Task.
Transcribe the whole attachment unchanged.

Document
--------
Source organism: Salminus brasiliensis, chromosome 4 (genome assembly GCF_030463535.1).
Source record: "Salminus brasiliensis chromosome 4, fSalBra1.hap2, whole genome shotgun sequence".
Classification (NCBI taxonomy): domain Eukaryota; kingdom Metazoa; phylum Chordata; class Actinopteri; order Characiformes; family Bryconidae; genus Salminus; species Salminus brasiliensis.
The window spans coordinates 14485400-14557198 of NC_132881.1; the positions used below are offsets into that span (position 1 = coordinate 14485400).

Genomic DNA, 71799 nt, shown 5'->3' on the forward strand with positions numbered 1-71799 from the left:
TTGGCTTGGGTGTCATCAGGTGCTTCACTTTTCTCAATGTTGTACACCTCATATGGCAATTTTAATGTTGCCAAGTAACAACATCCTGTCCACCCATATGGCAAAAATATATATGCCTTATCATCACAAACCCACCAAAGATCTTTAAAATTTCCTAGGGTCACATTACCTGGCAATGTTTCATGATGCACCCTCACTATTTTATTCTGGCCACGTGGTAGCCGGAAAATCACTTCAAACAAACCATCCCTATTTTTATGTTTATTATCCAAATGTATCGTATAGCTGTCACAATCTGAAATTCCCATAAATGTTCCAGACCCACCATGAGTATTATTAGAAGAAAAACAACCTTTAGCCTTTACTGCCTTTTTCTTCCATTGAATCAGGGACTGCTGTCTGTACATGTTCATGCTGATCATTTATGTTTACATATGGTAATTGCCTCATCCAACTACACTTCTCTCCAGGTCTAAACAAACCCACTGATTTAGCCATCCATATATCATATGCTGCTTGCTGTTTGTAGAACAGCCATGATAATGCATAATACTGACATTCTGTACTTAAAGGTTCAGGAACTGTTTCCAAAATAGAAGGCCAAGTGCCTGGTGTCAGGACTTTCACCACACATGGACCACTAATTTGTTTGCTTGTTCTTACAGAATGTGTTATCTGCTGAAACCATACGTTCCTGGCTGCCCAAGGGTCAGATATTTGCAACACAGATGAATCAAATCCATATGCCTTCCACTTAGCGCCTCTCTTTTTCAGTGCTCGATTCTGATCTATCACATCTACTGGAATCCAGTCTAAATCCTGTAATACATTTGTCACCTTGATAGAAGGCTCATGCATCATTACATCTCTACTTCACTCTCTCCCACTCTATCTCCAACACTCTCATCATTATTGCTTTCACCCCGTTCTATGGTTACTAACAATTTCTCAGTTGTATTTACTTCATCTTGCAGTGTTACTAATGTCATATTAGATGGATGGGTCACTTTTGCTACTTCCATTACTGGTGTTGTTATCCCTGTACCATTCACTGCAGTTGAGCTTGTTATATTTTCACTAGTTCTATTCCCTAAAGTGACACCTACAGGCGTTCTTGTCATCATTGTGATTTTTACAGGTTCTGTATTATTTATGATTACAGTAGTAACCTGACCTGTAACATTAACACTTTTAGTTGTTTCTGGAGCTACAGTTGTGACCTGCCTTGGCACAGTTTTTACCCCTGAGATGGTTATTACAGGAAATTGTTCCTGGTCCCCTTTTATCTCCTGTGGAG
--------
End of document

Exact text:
Source organism: Salminus brasiliensis, chromosome 4 (genome assembly GCF_030463535.1).
Source record: "Salminus brasiliensis chromosome 4, fSalBra1.hap2, whole genome shotgun sequence".
Classification (NCBI taxonomy): domain Eukaryota; kingdom Metazoa; phylum Chordata; class Actinopteri; order Characiformes; family Bryconidae; genus Salminus; species Salminus brasiliensis.
The window spans coordinates 14485400-14557198 of NC_132881.1; the positions used below are offsets into that span (position 1 = coordinate 14485400).

Genomic DNA, 71799 nt, shown 5'->3' on the forward strand with positions numbered 1-71799 from the left:
TTGGCTTGGGTGTCATCAGGTGCTTCACTTTTCTCAATGTTGTACACCTCATATGGCAATTTTAATGTTGCCAAGTAACAACATCCTGTCCACCCATATGGCAAAAATATATATGCCTTATCATCACAAACCCACCAAAGATCTTTAAAATTTCCTAGGGTCACATTACCTGGCAATGTTTCATGATGCACCCTCACTATTTTATTCTGGCCACGTGGTAGCCGGAAAATCACTTCAAACAAACCATCCCTATTTTTATGTTTATTATCCAAATGTATCGTATAGCTGTCACAATCTGAAATTCCCATAAATGTTCCAGACCCACCATGAGTATTATTAGAAGAAAAACAACCTTTAGCCTTTACTGCCTTTTTCTTCCATTGAATCAGGGACTGCTGTCTGTACATGTTCATGCTGATCATTTATGTTTACATATGGTAATTGCCTCATCCAACTACACTTCTCTCCAGGTCTAAACAAACCCACTGATTTAGCCATCCATATATCATATGCTGCTTGCTGTTTGTAGAACAGCCATGATAATGCATAATACTGACATTCTGTACTTAAAGGTTCAGGAACTGTTTCCAAAATAGAAGGCCAAGTGCCTGGTGTCAGGACTTTCACCACACATGGACCACTAATTTGTTTGCTTGTTCTTACAGAATGTGTTATCTGCTGAAACCATACGTTCCTGGCTGCCCAAGGGTCAGATATTTGCAACACAGATGAATCAAATCCATATGCCTTCCACTTAGCGCCTCTCTTTTTCAGTGCTCGATTCTGATCTATCACATCTACTGGAATCCAGTCTAAATCCTGTAATACATTTGTCACCTTGATAGAAGGCTCATGCATCATTACATCTCTACTTCACTCTCTCCCACTCTATCTCCAACACTCTCATCATTATTGCTTTCACCCCGTTCTATGGTTACTAACAATTTCTCAGTTGTATTTACTTCATCTTGCAGTGTTACTAATGTCATATTAGATGGATGGGTCACTTTTGCTACTTCCATTACTGGTGTTGTTATCCCTGTACCATTCACTGCAGTTGAGCTTGTTATATTTTCACTAGTTCTATTCCCTAAAGTGACACCTACAGGCGTTCTTGTCATCATTGTGATTTTTACAGGTTCTGTATTATTTATGATTACAGTAGTAACCTGACCTGTAACATTAACACTTTTAGTTGTTTCTGGAGCTACAGTTGTGACCTGCCTTGGCACAGTTTTTACCCCTGAGATGGTTATTACAGGAAATTGTTCCTGGTCCCCTTTTATCTCCTGTGGAG